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Cool Tet snacks do the trick

It is a tradition among many Vietnamese families to make trôi and chay cakes to celebrate Tet Han Thuc, which falls today on the lunar calendar.

There is the bánh chưng (square-shaped sticky rice cake) and onion pickles for the Lunar New Year Tet, the bánh trung thu (moon cake) for the Tet Trung Thu (Mid-autumn), and cơm rượu (fermented glutinous rice) for Tet Doan Ngo.

Then there is the Tet Han Thuc (or Cold Food Festival) that falls on the third day of the third lunar month (April 12 this year). For this festival, many Vietnamese families, especially in the north, made the delicious trôi and chay cakes. Not surprisingly, these “cool” dishes are just right for the weather that prevails at festival time.

The Cold Food Festival originated in China. Legend has it that in 654 BC, Chong'er, King of the Jin Dynasty, endured many hardships while he was fleeing warring states with his courtiers. Once, in order to help the king who was tormented by hunger, one of his courtiers, whose name was Jie Zhitui, cut off the flesh from his thigh and offered it to the king for sustenance.

Nineteen years later, Chong'er regained the throne and rewarded the courtiers generously but forgot about Jie Zhitui. Jie Zhitui, however, did not care much about this and took his mother to a remote mountain and lived in peace. The king later remembered Jie Zhitui’s service and invited him to the royal palace but he refused. Chong'er ordered the mountain to be burned down in order to force Zhitui out of hiding.

Unfortunately Zhitui did not give in and the fire killed him and his mother.

Filled with remorse, Chong'er ordered that no fire will be lit for three days every year and people must eat cold food.

In Vietnam, the Cold Food Festival is mostly celebrated in spirit. People light the kitchen stoves, and instead of eating cold food, they cook trôi and chay cakes to offer their ancestors, friends and relatives.

Trôi and chay cakes are both made of glutinous rice flour. The ingredients and the recipe are quite simple. To make the trôi cake, flour is kneaded into balls and stuffed with small pieces of dried treacle, and for the chay cake, flour is kneaded into flat rounds and stuffed with steamed, crushed green beans mixed with sugar and grated coconut.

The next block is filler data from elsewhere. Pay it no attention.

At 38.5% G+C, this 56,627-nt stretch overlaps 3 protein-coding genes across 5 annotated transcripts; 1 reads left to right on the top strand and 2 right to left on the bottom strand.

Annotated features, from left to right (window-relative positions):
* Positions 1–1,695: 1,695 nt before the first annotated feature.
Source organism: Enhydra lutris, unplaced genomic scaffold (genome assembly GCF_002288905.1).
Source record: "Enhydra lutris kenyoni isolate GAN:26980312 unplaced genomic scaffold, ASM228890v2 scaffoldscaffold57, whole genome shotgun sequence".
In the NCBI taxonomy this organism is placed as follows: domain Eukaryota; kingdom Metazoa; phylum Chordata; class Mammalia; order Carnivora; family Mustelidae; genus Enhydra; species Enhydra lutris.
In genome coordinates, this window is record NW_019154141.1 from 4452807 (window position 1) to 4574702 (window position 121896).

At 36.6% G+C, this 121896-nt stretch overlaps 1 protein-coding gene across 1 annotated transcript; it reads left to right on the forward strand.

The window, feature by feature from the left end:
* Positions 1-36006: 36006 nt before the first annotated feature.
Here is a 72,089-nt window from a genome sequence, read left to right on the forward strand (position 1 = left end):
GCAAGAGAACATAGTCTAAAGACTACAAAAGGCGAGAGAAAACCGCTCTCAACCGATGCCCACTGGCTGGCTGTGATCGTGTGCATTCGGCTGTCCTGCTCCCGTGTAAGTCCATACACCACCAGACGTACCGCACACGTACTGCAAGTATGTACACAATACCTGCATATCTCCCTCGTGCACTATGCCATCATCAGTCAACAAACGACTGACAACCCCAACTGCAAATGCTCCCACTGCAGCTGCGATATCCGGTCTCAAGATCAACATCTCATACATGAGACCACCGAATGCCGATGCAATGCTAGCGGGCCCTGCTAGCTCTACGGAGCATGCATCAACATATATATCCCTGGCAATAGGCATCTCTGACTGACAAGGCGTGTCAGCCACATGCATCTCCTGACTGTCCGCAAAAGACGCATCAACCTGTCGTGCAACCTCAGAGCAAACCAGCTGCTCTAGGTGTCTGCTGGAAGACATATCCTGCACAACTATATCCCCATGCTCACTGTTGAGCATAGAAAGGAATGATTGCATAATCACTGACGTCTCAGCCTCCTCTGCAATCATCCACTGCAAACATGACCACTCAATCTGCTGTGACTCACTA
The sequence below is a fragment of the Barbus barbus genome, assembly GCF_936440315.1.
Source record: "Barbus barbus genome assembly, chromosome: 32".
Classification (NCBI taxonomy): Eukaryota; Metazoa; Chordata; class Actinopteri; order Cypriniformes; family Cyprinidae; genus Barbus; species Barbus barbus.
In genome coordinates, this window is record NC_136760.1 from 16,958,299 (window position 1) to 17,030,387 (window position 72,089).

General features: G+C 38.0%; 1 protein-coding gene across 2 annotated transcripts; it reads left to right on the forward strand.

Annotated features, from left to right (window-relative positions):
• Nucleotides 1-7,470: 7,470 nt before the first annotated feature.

Both cakes are then boiled in water until they float to the surface. The floating trôi cakes are taken out and immediately dipped in cold water so that they do not stick together.

Trôi cakes are arranged in small round plates and sprinkled with fried sesame. Meanwhile, the chay cakes are placed in small bowls and sprinkled with fried sesame or green beans and served with an amber mixture of boiled kudzu flour, pomelo flower-scented water, and sugar.

Both dishes are soft, sticky, sweet-smelling and most importantly, cool. Whether they are eaten on their own or as dessert after hot or spicy food, they live up to their traditional name, and soothe the palate and the stomach with their cooling effect.

In fact, in Hanoi, trôi and chay cakes nowadays are not only cooked for the Cold Food Festival, but have also become popular breakfast snacks that can be found everyday at many food stalls.

Some of the best places to get trôi and chay cakes in Hanoi are: Pham Bang at 30 Hang Giay Street; Diep Beo at 52 Hang Dieu Street; a stall at 4 Hang Can Street; and another at 250 Bach Mai Street.

Some photos of people in Hanoi celebrating the festival taken by Vietnamnet:

A woman in Dich Vong Market selling glutinous rice flour

A family on Xuan Thuy Street is gathering to make the cakes

People can also enjoy the cakes at street stalls

A man is busy making troi and chay cakes at his stall

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